By Alex Kwan
I walked towards Len, a smile on my mouth. He was so very handsome tonight, all dressed up in that tux. He ran his hand through my short, silky red hair, an action he loved. I smiled at Len contentedly, then looked in the full length mirror again. It reflected an image very familiar indeed, Lenny (only I call him Len), the football team captain, the All-American boy, and me, well, just plain old me. He held my hand softly, as if afraid he could break it.
Len kissed my lips, then said against them, "Haven't we waited all senior year for this? Our Senior Ball?" I murmured back, "The traditions, the traditions, the traditions!" He laughed then, breaking our eerie 'psychic' flow. I looked back into the mirror to check my clothing, to make sure everything was at its proper place. The dark red rose Len so lovingly gave me complimented my red hair just right. He frowned at me, "You fuss as much as your mother!" "She was the one who gave me my beauty! Shouldn't you be a bit grateful?" I said back.
Finally done with waiting, he pulled me along, out of the door and into the limo. I chuckled at his impatience, and happily slid into his strong arms. He tried to put his hand into my clothes, and I scolded him, "After the Ball! You don't want to arrived there all disheveled, do you?" Amusement in his eyes, he answered, "You just don't want to be disheveled? No other reason?" "Of course not! I am as sexual, no, as sensual as you are. After all, this is the Nineties, right?" I replied. Len laughed again, then picked me up and put me down on his lap. We necked and kissed our way to the hotel.
When we arrived at the hotel, it was filled with our classmates already. Everyone was in his or her group, not daring to make new friends. I sighed at their stolidity, and then jumped when Len nibbled my ear. I hit him on his shoulder, for a moment hating again his four inches over my five feet eight frame. I wanted to look at him eye-to-eye. Len, holding my hand, pulled me onto the dance floor, then told the band to play a slow song. They played 'Kiss from a Rose' by Seal, my favorite, and we started a slow dance, my head on his shoulder. Our classmates, seeing that we were already on the dance floor, silently follow suit.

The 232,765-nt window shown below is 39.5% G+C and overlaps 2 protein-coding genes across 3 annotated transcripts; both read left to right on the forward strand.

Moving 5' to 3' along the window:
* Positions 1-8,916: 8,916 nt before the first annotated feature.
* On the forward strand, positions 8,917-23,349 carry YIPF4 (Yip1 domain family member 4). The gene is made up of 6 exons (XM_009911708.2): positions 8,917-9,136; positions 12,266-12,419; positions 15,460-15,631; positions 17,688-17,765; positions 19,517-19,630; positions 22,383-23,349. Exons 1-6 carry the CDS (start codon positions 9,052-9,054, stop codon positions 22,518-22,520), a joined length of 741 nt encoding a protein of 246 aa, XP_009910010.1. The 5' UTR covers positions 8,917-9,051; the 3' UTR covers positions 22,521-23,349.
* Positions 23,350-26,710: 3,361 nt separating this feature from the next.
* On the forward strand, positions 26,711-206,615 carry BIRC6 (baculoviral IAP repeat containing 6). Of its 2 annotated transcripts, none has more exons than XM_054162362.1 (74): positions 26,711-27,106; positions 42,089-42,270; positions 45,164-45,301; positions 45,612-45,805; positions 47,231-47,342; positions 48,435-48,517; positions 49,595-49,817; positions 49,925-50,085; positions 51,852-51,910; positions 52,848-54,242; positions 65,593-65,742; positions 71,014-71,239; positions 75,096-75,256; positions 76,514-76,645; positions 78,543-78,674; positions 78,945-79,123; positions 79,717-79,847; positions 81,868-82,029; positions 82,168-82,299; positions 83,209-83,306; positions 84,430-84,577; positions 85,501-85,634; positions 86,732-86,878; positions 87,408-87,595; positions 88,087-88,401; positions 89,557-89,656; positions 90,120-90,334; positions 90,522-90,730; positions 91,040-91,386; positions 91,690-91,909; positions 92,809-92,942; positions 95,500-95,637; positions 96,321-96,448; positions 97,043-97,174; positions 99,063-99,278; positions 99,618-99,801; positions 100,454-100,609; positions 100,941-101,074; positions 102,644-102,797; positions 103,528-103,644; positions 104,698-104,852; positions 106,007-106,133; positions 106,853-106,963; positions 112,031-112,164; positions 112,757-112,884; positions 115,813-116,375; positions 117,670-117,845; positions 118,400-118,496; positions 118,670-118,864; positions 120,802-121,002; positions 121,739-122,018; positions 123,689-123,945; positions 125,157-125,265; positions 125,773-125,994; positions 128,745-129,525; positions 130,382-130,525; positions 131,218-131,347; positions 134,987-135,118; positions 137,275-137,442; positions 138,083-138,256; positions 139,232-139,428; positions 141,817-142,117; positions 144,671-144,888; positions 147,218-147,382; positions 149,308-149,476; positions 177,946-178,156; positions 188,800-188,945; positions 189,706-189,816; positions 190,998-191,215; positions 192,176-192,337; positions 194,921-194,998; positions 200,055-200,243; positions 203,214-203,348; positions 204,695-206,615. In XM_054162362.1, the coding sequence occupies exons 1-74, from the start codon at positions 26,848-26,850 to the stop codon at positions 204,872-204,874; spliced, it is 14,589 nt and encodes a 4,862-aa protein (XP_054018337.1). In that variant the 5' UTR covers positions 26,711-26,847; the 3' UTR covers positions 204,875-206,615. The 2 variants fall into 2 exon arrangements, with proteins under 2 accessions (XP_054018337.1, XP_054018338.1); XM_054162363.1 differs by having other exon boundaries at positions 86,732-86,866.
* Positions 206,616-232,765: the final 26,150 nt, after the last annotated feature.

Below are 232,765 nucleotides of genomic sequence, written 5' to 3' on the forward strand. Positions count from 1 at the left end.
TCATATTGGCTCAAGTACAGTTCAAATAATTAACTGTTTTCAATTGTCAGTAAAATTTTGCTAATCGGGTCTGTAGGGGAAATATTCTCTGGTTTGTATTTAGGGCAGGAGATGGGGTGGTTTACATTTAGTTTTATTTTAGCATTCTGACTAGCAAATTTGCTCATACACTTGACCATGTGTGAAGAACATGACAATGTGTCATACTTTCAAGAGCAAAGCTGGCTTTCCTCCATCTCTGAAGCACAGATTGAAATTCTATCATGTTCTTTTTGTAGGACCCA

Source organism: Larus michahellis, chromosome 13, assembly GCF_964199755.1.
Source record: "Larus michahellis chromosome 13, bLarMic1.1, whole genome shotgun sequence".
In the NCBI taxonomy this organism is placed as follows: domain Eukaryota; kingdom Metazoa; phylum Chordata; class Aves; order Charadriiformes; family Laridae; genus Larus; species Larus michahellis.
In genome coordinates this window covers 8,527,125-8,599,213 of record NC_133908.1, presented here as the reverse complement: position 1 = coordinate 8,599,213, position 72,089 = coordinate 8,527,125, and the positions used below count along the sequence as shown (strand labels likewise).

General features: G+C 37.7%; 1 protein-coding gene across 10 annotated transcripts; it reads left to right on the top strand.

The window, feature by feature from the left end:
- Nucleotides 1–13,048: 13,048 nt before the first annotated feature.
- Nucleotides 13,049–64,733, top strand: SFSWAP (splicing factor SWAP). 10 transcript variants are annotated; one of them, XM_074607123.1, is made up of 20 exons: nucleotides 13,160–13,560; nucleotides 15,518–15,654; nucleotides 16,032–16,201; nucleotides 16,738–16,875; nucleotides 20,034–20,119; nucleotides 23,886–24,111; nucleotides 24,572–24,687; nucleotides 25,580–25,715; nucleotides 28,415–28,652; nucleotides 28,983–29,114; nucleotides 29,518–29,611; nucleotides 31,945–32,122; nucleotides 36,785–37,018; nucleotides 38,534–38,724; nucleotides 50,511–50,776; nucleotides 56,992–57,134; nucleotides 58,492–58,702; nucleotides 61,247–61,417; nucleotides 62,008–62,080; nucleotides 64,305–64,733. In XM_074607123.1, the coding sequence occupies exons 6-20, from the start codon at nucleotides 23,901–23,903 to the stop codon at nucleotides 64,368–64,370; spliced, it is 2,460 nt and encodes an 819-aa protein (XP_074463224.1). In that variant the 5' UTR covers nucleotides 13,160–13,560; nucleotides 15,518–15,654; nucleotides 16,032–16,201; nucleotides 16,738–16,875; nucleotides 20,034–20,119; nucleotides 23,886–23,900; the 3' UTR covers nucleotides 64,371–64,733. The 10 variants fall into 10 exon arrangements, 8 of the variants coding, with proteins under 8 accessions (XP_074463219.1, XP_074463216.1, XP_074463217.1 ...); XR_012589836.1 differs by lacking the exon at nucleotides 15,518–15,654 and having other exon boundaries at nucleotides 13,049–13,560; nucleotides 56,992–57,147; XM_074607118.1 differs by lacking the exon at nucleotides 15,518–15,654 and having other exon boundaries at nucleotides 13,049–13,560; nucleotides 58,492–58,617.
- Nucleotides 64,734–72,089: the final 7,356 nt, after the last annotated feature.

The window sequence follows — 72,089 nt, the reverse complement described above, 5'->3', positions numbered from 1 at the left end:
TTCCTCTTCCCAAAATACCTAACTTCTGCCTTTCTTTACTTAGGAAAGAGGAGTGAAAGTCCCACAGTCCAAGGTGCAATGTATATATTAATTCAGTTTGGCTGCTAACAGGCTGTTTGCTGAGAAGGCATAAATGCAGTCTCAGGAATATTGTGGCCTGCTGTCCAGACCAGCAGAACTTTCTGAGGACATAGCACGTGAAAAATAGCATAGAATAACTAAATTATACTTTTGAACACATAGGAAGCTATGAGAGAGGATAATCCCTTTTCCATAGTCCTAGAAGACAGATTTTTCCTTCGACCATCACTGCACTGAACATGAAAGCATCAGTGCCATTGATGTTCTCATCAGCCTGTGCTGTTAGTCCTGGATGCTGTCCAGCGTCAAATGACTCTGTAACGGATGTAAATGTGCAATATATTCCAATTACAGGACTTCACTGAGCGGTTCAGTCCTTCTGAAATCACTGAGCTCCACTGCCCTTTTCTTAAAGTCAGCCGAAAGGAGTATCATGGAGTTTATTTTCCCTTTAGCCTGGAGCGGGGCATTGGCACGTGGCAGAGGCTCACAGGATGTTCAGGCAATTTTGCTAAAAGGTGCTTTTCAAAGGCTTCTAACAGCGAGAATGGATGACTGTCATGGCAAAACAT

We ignored the glances and the sneers from our fellow classmates, and dwelled on the sweetness of the dance. Our dear classmates, especially the football team, had been against our relationship since the beginning, simply because he was Chinese and I was Jewish! What kind of messed up thinking was that!? I would always remember the day that Chinese girl so icily said, "We don't like you stealing our boys, kike! Stick to you own kind!"
The night slowly ended, the dismay from our classmates at the sight of Len and I so happy together finally forgotten, though only for a night. Len and I had danced all the slow dances pressed together, his strong arms around my slender waist, my head on his muscular chest. Then we danced all the fast dances, well, let's just say the phrase 'born to be wild' would certainly be appropriate.
As we get out of the hotel, a group of boys, some from the football team and some from the basketball team, attacked us. Fortunately, Len was the best fighter all around, and he won the fight. Strangely, it was this one time physical fight, and not our daily emotional and spiritual fight against their sneers and taunts that finally earned their respect. I guess boys, after all, will be boys. These boys started to help us after this fight, convincing all the other kids that our relationship was as natural and normal as possible.
When we finally graduated, all the senior class was friends with Len and I. The class of 1993 voted us to be 'Couple of the Year.' You can be sure Len and I had good laughs over that! All right, that's the end, reader. Oh, wait, one thing I forgot to tell you: Len and I were both guys.